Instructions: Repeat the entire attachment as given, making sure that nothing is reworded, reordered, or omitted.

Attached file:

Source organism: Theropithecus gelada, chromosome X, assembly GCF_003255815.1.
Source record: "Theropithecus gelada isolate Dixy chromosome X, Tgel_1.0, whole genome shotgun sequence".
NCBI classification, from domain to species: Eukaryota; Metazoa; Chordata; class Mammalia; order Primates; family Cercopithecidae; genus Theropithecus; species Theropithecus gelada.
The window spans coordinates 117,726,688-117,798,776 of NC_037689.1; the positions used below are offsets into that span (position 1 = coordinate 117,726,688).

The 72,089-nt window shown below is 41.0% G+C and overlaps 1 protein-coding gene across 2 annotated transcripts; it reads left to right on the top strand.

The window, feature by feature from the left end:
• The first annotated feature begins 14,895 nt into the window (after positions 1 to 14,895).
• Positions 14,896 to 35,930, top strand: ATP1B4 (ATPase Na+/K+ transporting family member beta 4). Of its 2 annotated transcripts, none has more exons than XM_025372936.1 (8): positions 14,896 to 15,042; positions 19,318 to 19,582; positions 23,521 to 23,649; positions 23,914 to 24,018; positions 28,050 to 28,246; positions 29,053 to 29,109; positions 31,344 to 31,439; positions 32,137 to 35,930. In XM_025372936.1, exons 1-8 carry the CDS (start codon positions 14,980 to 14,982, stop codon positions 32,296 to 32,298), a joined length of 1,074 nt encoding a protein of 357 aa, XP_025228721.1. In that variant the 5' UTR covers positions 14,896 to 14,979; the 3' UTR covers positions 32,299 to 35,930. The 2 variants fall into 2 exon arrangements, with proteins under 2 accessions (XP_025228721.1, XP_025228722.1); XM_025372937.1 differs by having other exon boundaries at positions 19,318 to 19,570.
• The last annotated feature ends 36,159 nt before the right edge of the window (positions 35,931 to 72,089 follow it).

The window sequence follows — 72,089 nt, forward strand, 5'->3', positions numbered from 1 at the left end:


Source organism: Theropithecus gelada, chromosome X, assembly GCF_003255815.1.
Source record: "Theropithecus gelada isolate Dixy chromosome X, Tgel_1.0, whole genome shotgun sequence".
NCBI classification, from domain to species: Eukaryota; Metazoa; Chordata; class Mammalia; order Primates; family Cercopithecidae; genus Theropithecus; species Theropithecus gelada.
The window spans coordinates 117,726,688-117,798,776 of NC_037689.1; the positions used below are offsets into that span (position 1 = coordinate 117,726,688).

The 72,089-nt window shown below is 41.0% G+C and overlaps 1 protein-coding gene across 2 annotated transcripts; it reads left to right on the top strand.

The window, feature by feature from the left end:
• The first annotated feature begins 14,895 nt into the window (after positions 1 to 14,895).
• Positions 14,896 to 35,930, top strand: ATP1B4 (ATPase Na+/K+ transporting family member beta 4). Of its 2 annotated transcripts, none has more exons than XM_025372936.1 (8): positions 14,896 to 15,042; positions 19,318 to 19,582; positions 23,521 to 23,649; positions 23,914 to 24,018; positions 28,050 to 28,246; positions 29,053 to 29,109; positions 31,344 to 31,439; positions 32,137 to 35,930. In XM_025372936.1, exons 1-8 carry the CDS (start codon positions 14,980 to 14,982, stop codon positions 32,296 to 32,298), a joined length of 1,074 nt encoding a protein of 357 aa, XP_025228721.1. In that variant the 5' UTR covers positions 14,896 to 14,979; the 3' UTR covers positions 32,299 to 35,930. The 2 variants fall into 2 exon arrangements, with proteins under 2 accessions (XP_025228721.1, XP_025228722.1); XM_025372937.1 differs by having other exon boundaries at positions 19,318 to 19,570.
• The last annotated feature ends 36,159 nt before the right edge of the window (positions 35,931 to 72,089 follow it).

The window sequence follows — 72,089 nt, forward strand, 5'->3', positions numbered from 1 at the left end: